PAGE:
The Merriam-Webster dictionary says a commodity is a good or service whose wide availability typically leads to smaller profit margins and diminishes the importance of factors (as brand name) other than price.
I wonder, is this happening to PR ? If it is (even a tiny little bit) can we blame the internet?
Let me unpack this a bit.
First, PR firms are making lots of money these days, which might lead one to assume commodification was not on. There’s more to it, though. Profits are indeed higher, but why? Is it absolute demand or higher margins on services rendered? I’d wager on the former. PR has claimed expertise in social media since the beginning and this has been a bonanza for firms’ top line revenue (meaning there is more absolute demand for services). I suppose, on this question, the answer about commodification isn’t entirely clear for now.
Second, PR and social media management are deeply human occupations with the attendent qualitative differences in human abilities. They aren’t oil or copper. By this logic, in reality, there is no threat of commodification.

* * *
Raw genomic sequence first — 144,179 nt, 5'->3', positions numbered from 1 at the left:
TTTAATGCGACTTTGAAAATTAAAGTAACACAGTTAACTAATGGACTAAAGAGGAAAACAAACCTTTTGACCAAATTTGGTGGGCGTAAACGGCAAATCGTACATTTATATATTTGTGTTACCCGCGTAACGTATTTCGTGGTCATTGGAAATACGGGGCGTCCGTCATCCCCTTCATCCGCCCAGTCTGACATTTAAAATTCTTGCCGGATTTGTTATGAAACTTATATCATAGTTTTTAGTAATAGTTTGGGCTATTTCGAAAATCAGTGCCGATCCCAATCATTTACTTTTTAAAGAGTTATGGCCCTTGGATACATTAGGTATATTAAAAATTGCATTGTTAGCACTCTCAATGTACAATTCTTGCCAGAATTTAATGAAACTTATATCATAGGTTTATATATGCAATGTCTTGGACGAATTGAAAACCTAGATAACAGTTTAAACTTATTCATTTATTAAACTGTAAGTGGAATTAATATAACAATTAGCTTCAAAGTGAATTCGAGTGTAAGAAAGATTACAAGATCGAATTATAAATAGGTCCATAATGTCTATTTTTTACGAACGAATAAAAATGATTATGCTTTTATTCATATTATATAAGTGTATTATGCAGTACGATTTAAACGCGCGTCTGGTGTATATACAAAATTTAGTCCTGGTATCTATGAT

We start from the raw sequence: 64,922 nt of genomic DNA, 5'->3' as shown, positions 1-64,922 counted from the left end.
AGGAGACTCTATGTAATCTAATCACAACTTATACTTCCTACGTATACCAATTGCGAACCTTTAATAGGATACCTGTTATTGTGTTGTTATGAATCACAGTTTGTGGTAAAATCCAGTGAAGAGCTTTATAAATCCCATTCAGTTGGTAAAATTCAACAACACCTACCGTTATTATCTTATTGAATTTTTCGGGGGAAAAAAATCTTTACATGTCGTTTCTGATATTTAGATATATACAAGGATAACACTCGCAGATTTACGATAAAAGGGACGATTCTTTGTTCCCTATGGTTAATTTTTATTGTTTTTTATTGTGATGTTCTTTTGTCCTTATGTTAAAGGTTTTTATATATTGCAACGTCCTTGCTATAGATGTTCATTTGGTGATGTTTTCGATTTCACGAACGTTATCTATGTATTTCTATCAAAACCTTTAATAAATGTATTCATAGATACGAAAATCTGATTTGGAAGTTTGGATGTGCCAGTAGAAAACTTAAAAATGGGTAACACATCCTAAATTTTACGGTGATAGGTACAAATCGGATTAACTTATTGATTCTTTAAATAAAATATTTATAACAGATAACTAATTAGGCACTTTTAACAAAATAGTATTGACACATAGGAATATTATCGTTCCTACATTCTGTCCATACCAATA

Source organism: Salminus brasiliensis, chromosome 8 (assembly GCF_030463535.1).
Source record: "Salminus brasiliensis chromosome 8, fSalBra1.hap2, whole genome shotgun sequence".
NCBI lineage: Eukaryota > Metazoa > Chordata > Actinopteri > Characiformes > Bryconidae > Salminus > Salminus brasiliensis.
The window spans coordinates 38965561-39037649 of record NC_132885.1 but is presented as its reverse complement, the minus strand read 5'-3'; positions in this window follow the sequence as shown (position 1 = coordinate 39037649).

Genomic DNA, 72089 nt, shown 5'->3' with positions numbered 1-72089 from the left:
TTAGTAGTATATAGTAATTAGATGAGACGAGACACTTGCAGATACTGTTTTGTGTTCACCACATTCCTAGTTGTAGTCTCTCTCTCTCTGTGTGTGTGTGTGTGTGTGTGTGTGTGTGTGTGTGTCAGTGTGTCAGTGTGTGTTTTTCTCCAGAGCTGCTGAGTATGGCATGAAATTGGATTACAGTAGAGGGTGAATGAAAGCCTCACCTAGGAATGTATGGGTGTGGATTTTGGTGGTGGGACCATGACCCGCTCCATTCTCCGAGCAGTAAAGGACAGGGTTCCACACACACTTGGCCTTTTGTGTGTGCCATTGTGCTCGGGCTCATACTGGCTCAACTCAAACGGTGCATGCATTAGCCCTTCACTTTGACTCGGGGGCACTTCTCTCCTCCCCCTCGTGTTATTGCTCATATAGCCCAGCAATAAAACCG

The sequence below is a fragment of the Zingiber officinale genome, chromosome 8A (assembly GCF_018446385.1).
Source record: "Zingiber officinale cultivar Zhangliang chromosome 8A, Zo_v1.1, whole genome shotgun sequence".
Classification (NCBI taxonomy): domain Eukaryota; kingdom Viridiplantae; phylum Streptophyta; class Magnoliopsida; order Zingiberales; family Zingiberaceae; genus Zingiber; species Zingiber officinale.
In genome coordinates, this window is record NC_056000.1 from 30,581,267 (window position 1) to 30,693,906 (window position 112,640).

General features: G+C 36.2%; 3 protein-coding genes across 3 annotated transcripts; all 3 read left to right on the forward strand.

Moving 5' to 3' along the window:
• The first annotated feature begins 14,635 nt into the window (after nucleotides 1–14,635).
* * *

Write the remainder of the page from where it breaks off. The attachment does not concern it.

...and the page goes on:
So, why ask the question about commodification in the first place? Because, on the open market, perception matters more than reality.
Here’s the rub: the proliferation of “experts” and people spouting trite advice on the internet makes supply feel abundant and makes distinguishing between suppliers of PR more difficult. This is especially true for the busy business owner/manager who outsources PR help to agents.
The nature of the internet compounds the problem of distinguishing between suppliers. The web gives a strong edge to people who can produce compelling content. However, the ability to produce compelling content DOES NOT MEAN that one can EXECUTE a good PR campaign or manage an online community effectively. These are much more complex and substantial processes. This is why the internet is a wonderful place for charlatans. As a marketing medium it places immense value on style over subtance.
To sum up what I’ve said so far:
- In the era of social media, there is high demand for our services.
- In reality there are SERIOUS qualitative differences between service providers.
- However, the internet and proliferation of “experts,” threaten to give the perception that expertise about our craft is in abundant supply.
If this perception persists or grows, are PR pros liable to be less financially secure? Will we be required to take on more work for less money in order to preserve our current financial status?
I, for one, am a just a tad worried. You?